COMMISSIONER OF INCOME TAX Vs. UNION SAW MILLS
HIGH COURT OF KERALA
COMMISSIONER OF INCOME-TAX
UNION SAW MILLS
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K.S. Paripoornan, J. -
(1.)THE Revenue is the petitioner herein. THE original respondent was an unregistered firm--an assessee to income-tax. We are concerned with the assessment year 1975-76. Since the firm stood dissolved, additional respondents Nos. 2 to 6 have been impleaded as parties in the original petition. THE accounting period ended on March 31, 1975. During the previous year which ended on March 31, 1975, the assessee closed down its business, retrenched all its employees and sold the mill. Consequently, the assessee paid retrenchment compensation of Rs. 93,504 and Rs. 1,19,869 towards gratuity to the employees. THE Income-tax Officer held that the above amounts cannot be claimed as deduction since they were paid on the closure of the business. THEy were not expenditure laid out wholly and exclusively for the purposes of the business. THE said assessment was upheld in appeal by the Commissioner of Income-tax (Appeals). In second appeal, the Appellate Tribunal agreed with the authorities below that the retrenchment compensation amounting to Rs. 93,504 was not an admissible deduction. It was held that the payment was integrally connected with the closing down of the business of the assessee and, therefore, in the light of the decision of the Supreme Court in CIT v. Gemini Cashew Sales Corporation  65 ITR 643, the deduction is impermissible. As regards gratuity, the Appellate Tribunal took the view that it was different in character. It was further held that the liability to pay gratuity is not a liability that accrues to an employer only at one point of time, viz., when the liability is to be settled with the employees. It may be a contingent liability. Even so, the liability was there even earlier. THE mere fact that, in this case, the liability accrued to the assessee and the closure of the business simultaneously resulted are just two events that happened at the same time. That will not make any difference. THE Full Bench decision of this court in CIT v. Standard Furniture Co. Ltd.  116 ITR 751 is clearly applicable and the assessee is entitled to deduction of the gratuity liability. THEreafter, the Revenue filed an application under Section 256(1) of the Income-tax Act, 1961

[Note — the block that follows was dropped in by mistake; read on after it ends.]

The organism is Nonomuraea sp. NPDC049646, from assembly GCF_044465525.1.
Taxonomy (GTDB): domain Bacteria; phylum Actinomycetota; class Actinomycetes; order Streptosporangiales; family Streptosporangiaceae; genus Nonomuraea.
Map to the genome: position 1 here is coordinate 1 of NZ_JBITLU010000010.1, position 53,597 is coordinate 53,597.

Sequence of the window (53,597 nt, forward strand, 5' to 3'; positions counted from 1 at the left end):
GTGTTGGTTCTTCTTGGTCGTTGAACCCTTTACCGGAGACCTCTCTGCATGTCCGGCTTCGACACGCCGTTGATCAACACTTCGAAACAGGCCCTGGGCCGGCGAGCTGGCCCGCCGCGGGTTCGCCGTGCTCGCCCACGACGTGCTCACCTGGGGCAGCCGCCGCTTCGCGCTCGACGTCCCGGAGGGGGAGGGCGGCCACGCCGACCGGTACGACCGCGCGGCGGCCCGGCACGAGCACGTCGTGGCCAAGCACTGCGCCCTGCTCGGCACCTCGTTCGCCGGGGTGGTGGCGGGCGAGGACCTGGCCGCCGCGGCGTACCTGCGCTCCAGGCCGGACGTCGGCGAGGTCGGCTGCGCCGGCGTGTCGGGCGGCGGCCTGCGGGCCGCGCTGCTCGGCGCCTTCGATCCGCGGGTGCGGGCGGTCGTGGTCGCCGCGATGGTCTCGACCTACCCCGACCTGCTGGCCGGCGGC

(2.)TO refer the following question of law for the decision of this court :
"Whether, on the facts and in the circumstances of the case, the assessee is entitled TO the deduction of the gratuity liability and the Tribunal is right in deleting the addition made by the Income-tax Officer ?"
It is thereafter that the Revenue has filed this petition under Section 256(2) of the Income-tax Act to refer the above question of law for the decision of this court.
We heard counsel.
(3.)THE Income-tax Appellate Tribunal, in paragraph 6 of its order dated March 26, 1982, held thus :
".... It is true that the gratuity liability has been held in certain cases as a contingent liability. Nevertheless, it is not a liability that accrues to an employer only at one point of time, viz., when the liability is to be settled with the employees. This is usually done at the time of retrenchment of an employee or on the termination of his services. When such events happen in the normal course of the carrying on of a business, the liability would definitely be an expenditure allowable in the computation of the business income. THE only factor that has to be considered in this case is that instead of the services of individual employees being terminated separately there has been a termination of the services of all the employees. We do not think that this should make any difference. We consider that the accrual of this liability to the assessee and the closure of the business are just two events that have happened at the same time though it may not be considered to be just a coincidence. We feel that the decision of the Kerala High Court in the case of CIT v. Standard Furniture Co. Ltd. [19791 116 ITR 751 [FB], cannot be distinguished in the manner in which it has been distinguished by the Commissioner of Income-tax (Appeals). We feel that the ratio of this decision would apply to the gratuity liability in the case of the assessee also. We, therefore, agree that the assessee is entitled to the deduction of this gratuity liability. THE addition of Rs. 1,19,869 made by the Income-tax Officer and confirmed by the Commissioner of Income-tax (Appeals) is deleted."
We are of the view that the above exposition by the Appellate Tribunal is in accord with the Full Bench decision in CIT v. Standard Furniture Co. Ltd.  116 ITR 751 (Ker). The finding of the Appellate Tribunal that the liability to pay gratuity was not a liability that accrued to the employer only at one point of time, viz., when the liability is to be settled with the employees, that this is usually done at the time of retrenchment of an employee or on the termination of his services and that when such events happen in the normal course of carrying on of a business, the liability would definitely be an expenditure allowable in the computation of the business income is a finding of fact. Since the decision of the Appellate Tribunal is in accord with the Full Bench decision of this court, we are of the view that no referable question of law arises out of the order of the Appellate Tribunal.
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